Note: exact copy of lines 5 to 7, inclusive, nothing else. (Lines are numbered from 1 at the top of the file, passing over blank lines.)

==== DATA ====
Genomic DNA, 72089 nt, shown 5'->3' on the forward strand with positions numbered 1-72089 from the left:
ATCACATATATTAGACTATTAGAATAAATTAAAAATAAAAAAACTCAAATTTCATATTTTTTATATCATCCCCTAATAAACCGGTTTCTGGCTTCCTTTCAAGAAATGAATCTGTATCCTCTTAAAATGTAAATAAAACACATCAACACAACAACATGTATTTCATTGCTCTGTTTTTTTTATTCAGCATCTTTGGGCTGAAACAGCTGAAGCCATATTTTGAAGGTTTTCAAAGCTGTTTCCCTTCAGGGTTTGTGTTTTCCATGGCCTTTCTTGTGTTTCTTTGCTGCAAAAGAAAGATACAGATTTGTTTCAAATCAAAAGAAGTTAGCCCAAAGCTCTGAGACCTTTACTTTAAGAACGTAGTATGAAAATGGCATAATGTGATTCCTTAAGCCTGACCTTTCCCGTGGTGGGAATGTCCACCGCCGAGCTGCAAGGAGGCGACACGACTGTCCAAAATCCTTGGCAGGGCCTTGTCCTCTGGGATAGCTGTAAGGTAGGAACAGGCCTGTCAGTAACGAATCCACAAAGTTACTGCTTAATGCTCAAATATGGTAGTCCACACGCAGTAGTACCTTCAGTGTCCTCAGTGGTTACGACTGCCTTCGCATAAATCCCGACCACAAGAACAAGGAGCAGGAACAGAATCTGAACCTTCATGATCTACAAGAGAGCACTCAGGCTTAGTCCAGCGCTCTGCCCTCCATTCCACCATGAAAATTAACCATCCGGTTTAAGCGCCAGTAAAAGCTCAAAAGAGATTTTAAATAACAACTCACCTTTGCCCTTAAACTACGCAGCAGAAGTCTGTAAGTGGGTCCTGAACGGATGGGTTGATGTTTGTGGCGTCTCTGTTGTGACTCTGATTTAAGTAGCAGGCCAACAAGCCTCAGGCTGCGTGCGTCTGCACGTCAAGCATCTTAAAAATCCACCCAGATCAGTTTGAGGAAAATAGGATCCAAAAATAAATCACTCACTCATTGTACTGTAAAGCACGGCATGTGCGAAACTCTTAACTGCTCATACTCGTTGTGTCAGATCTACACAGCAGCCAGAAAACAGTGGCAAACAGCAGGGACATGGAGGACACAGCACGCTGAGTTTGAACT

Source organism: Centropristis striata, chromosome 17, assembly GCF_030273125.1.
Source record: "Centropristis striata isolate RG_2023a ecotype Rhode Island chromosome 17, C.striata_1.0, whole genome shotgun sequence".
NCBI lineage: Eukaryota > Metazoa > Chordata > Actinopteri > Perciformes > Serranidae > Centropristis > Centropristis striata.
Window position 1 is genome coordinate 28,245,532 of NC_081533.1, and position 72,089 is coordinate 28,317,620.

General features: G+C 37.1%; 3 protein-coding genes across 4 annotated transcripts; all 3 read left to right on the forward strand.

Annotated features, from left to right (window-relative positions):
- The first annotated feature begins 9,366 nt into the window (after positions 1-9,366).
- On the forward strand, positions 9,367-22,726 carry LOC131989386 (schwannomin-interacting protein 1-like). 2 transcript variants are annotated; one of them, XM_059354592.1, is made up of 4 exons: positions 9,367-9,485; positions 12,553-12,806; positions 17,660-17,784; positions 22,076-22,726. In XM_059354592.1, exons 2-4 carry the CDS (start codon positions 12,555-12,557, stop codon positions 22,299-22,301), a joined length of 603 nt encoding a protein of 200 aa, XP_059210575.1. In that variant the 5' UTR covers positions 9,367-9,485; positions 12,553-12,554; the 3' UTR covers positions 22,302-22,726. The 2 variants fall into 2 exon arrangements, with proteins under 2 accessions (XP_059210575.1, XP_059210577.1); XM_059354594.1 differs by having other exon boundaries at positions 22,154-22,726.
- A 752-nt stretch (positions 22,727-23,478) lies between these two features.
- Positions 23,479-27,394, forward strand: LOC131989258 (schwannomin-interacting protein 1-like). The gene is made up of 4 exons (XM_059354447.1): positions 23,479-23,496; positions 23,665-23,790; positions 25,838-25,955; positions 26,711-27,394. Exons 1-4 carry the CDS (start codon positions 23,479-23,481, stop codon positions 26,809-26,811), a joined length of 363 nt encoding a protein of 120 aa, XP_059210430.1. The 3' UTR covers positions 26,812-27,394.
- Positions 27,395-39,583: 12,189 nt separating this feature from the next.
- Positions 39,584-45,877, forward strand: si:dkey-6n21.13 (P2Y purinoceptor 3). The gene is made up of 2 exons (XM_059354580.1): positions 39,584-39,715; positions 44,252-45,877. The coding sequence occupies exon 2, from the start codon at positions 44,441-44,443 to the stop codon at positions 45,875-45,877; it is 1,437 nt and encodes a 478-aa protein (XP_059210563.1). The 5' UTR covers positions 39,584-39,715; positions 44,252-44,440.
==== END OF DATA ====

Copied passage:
NCBI lineage: Eukaryota > Metazoa > Chordata > Actinopteri > Perciformes > Serranidae > Centropristis > Centropristis striata.
Window position 1 is genome coordinate 28,245,532 of NC_081533.1, and position 72,089 is coordinate 28,317,620.

General features: G+C 37.1%; 3 protein-coding genes across 4 annotated transcripts; all 3 read left to right on the forward strand.